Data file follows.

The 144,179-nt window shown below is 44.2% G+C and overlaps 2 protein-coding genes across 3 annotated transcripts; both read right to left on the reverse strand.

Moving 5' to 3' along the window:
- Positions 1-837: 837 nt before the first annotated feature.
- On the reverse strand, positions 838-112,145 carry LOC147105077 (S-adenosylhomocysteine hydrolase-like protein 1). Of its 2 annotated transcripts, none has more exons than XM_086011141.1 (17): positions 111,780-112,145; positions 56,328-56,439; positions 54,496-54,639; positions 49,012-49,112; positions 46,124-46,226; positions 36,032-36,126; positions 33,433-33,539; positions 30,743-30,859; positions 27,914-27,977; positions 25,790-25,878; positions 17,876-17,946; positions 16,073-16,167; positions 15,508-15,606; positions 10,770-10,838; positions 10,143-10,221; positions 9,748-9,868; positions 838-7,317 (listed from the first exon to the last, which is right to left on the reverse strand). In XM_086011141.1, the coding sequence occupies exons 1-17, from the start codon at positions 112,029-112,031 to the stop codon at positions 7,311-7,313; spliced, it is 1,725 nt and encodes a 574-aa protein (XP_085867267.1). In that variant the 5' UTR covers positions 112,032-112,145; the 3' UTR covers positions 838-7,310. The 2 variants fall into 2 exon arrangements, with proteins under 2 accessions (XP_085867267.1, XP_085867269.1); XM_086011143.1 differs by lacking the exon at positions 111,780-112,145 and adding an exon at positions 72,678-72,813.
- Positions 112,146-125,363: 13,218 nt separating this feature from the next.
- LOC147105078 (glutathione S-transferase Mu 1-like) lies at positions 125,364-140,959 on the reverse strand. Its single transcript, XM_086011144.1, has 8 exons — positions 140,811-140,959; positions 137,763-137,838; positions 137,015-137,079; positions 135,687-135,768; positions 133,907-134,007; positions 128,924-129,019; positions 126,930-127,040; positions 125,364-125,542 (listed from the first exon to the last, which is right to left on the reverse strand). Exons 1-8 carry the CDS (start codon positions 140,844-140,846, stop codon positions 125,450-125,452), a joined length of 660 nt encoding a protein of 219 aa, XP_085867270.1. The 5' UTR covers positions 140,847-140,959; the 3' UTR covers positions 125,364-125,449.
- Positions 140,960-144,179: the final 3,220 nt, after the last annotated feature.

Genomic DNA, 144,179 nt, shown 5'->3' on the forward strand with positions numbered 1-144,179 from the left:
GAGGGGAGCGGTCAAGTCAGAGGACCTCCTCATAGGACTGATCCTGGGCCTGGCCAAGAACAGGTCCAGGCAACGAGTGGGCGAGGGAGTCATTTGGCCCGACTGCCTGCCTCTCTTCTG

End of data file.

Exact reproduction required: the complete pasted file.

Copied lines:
The 144,179-nt window shown below is 44.2% G+C and overlaps 2 protein-coding genes across 3 annotated transcripts; both read right to left on the reverse strand.

Moving 5' to 3' along the window:
- Positions 1-837: 837 nt before the first annotated feature.
- On the reverse strand, positions 838-112,145 carry LOC147105077 (S-adenosylhomocysteine hydrolase-like protein 1). Of its 2 annotated transcripts, none has more exons than XM_086011141.1 (17): positions 111,780-112,145; positions 56,328-56,439; positions 54,496-54,639; positions 49,012-49,112; positions 46,124-46,226; positions 36,032-36,126; positions 33,433-33,539; positions 30,743-30,859; positions 27,914-27,977; positions 25,790-25,878; positions 17,876-17,946; positions 16,073-16,167; positions 15,508-15,606; positions 10,770-10,838; positions 10,143-10,221; positions 9,748-9,868; positions 838-7,317 (listed from the first exon to the last, which is right to left on the reverse strand). In XM_086011141.1, the coding sequence occupies exons 1-17, from the start codon at positions 112,029-112,031 to the stop codon at positions 7,311-7,313; spliced, it is 1,725 nt and encodes a 574-aa protein (XP_085867267.1). In that variant the 5' UTR covers positions 112,032-112,145; the 3' UTR covers positions 838-7,310. The 2 variants fall into 2 exon arrangements, with proteins under 2 accessions (XP_085867267.1, XP_085867269.1); XM_086011143.1 differs by lacking the exon at positions 111,780-112,145 and adding an exon at positions 72,678-72,813.
- Positions 112,146-125,363: 13,218 nt separating this feature from the next.
- LOC147105078 (glutathione S-transferase Mu 1-like) lies at positions 125,364-140,959 on the reverse strand. Its single transcript, XM_086011144.1, has 8 exons — positions 140,811-140,959; positions 137,763-137,838; positions 137,015-137,079; positions 135,687-135,768; positions 133,907-134,007; positions 128,924-129,019; positions 126,930-127,040; positions 125,364-125,542 (listed from the first exon to the last, which is right to left on the reverse strand). Exons 1-8 carry the CDS (start codon positions 140,844-140,846, stop codon positions 125,450-125,452), a joined length of 660 nt encoding a protein of 219 aa, XP_085867270.1. The 5' UTR covers positions 140,847-140,959; the 3' UTR covers positions 125,364-125,449.
- Positions 140,960-144,179: the final 3,220 nt, after the last annotated feature.

Genomic DNA, 144,179 nt, shown 5'->3' on the forward strand with positions numbered 1-144,179 from the left:
GAGGGGAGCGGTCAAGTCAGAGGACCTCCTCATAGGACTGATCCTGGGCCTGGCCAAGAACAGGTCCAGGCAACGAGTGGGCGAGGGAGTCATTTGGCCCGACTGCCTGCCTCTCTTCTG